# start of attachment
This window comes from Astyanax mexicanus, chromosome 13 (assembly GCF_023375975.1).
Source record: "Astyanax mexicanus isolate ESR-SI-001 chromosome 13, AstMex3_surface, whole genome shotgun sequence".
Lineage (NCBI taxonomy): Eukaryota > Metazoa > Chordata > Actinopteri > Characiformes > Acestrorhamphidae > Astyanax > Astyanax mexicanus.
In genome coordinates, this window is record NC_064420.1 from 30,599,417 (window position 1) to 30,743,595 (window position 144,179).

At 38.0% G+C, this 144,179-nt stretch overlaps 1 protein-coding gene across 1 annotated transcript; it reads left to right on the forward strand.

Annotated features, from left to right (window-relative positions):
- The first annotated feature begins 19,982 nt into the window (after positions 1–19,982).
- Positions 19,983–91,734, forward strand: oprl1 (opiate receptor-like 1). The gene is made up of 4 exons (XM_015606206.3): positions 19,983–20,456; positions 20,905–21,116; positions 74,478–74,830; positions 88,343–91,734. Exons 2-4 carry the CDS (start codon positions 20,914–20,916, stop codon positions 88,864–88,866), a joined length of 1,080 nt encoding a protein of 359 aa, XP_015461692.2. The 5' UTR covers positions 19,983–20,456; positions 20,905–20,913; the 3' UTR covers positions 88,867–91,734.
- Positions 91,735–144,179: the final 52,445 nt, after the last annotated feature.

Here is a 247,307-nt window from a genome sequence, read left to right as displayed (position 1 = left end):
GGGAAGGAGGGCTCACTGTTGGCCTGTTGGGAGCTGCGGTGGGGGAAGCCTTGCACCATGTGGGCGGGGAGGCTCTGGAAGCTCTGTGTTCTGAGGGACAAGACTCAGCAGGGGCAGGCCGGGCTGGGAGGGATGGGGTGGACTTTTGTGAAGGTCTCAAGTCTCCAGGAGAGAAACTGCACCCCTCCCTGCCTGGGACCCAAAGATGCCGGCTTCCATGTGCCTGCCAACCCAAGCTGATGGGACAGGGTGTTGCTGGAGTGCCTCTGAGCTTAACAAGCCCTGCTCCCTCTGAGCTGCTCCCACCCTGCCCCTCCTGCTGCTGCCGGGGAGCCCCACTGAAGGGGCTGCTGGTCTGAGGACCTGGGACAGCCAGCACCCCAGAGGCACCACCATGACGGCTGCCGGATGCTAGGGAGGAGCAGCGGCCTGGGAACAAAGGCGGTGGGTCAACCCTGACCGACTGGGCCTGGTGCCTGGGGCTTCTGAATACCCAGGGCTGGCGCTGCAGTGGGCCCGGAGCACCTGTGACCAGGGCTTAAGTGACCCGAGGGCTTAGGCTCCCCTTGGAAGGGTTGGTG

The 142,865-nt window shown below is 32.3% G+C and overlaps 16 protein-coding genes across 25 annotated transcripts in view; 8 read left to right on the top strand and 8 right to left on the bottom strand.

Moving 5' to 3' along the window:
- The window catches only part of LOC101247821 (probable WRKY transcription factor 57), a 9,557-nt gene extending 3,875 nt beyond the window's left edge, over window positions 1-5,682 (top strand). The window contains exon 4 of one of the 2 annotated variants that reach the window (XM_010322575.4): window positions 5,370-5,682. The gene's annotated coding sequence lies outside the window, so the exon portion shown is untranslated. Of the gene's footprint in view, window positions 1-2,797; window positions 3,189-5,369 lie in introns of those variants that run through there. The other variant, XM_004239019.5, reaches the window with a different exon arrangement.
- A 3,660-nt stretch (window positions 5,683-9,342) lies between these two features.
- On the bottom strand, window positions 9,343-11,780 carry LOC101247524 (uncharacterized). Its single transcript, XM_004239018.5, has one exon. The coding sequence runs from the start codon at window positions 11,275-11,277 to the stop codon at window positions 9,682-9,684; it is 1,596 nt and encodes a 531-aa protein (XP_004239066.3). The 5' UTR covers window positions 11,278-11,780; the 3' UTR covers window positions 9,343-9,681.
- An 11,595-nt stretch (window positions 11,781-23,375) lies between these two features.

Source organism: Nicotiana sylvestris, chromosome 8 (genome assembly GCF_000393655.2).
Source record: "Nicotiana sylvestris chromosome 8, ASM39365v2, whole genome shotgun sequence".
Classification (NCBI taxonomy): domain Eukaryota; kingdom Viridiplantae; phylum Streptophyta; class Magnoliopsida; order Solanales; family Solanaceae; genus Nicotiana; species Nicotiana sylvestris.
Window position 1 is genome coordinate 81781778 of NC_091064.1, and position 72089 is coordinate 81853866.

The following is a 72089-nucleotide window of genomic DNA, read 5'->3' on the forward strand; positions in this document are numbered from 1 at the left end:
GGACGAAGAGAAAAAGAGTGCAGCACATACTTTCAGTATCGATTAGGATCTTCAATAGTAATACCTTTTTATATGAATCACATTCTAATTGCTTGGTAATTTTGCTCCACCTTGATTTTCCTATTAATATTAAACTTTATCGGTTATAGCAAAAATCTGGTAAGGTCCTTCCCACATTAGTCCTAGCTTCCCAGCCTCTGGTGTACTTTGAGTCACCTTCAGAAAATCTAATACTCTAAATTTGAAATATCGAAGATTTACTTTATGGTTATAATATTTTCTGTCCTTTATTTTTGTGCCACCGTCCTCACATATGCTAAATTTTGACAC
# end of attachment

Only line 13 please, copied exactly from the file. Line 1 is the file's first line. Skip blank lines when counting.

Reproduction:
Moving 5' to 3' along the window: